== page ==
Llanfair P. G.
A few weeks ago I attended a conference in Liverpool on algorithms. I had a paper in the “WAOA” workshop, on the problem of setting up a min-cost k-edge-connected graph (which means, even if k-1 of the network cables fail, the remaining graph should be connected). This was part of a conjoined set of conferences called ALGO, which takes place in Europe every year. It is the third consecutive ALGO that I have attended and it is nice to visit a familiar event, even though it is not in a familiar place.
This was my first time staying in the UK. The English beer that I got to try was great; there is lots of “cask-conditioned” ale there, which is a method whose tasty results I have only had in C’est What of Toronto and The Duke of Wellington of Waterloo. Despite the stereotypes, all the food I had in Liverpool was very tasty; it seems in fact Liverpool had a very conscious renovation in the last few years to be tourist-friendly. Performers play music of The Beatles everywhere. I also got to hear a spontaneous ukulele performance in a pub (thankfully, not a Beatles cover).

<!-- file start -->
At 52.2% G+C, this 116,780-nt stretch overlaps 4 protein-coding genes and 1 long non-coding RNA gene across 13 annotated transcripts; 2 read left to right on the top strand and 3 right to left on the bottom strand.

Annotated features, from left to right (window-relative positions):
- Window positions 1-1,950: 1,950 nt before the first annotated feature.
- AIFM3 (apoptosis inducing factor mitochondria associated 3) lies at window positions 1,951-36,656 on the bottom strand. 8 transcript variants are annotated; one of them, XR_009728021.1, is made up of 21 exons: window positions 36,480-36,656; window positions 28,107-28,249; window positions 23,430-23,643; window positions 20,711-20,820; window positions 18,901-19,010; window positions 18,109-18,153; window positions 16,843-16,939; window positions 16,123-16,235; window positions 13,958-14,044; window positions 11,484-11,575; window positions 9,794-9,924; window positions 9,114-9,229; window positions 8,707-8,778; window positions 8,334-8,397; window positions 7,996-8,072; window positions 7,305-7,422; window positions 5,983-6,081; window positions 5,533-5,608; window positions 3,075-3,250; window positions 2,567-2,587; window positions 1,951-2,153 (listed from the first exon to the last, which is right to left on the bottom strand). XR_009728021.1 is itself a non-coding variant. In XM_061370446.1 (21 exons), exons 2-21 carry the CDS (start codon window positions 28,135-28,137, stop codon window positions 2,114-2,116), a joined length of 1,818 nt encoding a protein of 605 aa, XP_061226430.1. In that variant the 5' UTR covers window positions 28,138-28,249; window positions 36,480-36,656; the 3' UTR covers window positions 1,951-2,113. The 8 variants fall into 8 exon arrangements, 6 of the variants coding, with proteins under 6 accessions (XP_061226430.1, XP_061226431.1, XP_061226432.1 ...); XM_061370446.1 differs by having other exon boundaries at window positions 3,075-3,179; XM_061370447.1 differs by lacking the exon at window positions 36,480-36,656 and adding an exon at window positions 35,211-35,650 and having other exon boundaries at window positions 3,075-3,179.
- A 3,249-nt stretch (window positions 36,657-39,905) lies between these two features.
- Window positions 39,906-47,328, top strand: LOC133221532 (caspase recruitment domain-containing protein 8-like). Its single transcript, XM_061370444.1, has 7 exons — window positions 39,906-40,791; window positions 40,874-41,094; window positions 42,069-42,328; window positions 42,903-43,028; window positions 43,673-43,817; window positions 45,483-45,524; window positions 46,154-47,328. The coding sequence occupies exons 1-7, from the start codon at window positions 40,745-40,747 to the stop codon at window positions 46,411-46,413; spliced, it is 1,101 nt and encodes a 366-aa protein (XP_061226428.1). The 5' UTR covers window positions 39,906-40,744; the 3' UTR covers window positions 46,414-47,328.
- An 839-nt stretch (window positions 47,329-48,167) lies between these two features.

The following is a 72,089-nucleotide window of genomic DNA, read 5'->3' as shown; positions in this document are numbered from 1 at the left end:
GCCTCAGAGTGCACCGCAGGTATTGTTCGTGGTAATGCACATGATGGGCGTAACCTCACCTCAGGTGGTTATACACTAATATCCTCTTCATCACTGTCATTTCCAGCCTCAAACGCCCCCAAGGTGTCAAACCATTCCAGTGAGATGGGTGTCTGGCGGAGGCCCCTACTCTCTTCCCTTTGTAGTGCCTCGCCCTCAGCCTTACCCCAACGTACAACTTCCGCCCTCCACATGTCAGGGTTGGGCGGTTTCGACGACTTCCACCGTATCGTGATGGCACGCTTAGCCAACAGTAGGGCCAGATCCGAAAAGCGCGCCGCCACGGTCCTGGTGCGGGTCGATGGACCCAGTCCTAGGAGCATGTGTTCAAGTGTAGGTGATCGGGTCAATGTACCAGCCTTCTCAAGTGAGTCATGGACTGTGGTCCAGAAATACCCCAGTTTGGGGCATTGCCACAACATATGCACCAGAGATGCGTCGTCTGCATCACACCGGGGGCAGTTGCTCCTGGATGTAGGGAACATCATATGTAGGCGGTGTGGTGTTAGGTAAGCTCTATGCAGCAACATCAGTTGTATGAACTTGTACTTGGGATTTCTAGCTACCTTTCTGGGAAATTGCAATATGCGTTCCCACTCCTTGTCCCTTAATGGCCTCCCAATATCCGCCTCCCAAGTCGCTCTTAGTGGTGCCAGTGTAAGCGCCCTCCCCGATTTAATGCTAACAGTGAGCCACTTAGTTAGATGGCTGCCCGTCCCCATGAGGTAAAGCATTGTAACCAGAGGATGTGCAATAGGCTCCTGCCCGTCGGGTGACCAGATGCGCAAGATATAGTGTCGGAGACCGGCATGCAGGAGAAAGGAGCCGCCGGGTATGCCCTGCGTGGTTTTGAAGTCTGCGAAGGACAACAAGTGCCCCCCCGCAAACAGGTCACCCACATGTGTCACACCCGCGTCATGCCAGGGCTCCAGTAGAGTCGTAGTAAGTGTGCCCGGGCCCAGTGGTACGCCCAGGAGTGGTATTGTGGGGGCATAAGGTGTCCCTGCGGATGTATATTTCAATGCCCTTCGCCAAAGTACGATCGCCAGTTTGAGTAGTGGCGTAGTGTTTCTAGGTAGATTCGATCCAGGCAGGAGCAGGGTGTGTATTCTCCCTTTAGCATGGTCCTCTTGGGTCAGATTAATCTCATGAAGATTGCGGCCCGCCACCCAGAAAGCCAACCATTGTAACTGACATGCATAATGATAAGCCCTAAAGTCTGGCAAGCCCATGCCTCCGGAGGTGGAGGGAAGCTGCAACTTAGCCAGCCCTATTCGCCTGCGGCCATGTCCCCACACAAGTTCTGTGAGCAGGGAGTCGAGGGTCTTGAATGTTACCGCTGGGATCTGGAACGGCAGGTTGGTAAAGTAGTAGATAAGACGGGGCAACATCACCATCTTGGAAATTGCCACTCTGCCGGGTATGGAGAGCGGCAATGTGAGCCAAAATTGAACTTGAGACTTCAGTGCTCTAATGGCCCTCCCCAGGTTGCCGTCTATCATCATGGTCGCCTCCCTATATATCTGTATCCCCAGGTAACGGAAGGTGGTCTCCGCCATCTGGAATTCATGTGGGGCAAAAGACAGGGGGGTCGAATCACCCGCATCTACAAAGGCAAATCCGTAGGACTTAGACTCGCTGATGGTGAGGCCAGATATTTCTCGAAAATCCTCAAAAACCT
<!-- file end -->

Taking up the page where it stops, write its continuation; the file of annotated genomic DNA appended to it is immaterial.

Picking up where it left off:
My dad’s side of my family is from Wales (Pritchard is a mutation of ap richard, meaning son of Richard in Welsh) and I spent the weekend after the conference in northern Wales. Fun fact: the conditional probability that your first name is David, given your last name is Pritchard, is quite high, since David is the patron saint of Wales. Thus there are lots of people with my name. If it seemed reasonable to have a publication by the age of 9, I would add their papers to my CV!
I drove to Anglesey specifically to check out a place which had always been a legend in my mind. My great aunt, who knows more about Wales than I do, always told me about the village of Llanfairpwllgwyngyllgogerychwyrndrobwllllantysiliogogogoch, the longest name of any populated place in the world. It mostly consists of a gift shop whose size matches that of the name. (The double-L is pronounced like a “ch” sound from the back of the throat.)
I stayed in Llanberis the first night before walking up Snowdon, and in Llandudno the second night. Llandudno had great fresh seafood to offer. I also briefly visited Betws-y-Coed to catch dinner: slow-braised lamb shank and a leek-potato mash, rich Bara Brith for dessert, with complementary Welsh mead and Welsh cakes. I spent the last day visiting the castle at Conwy.
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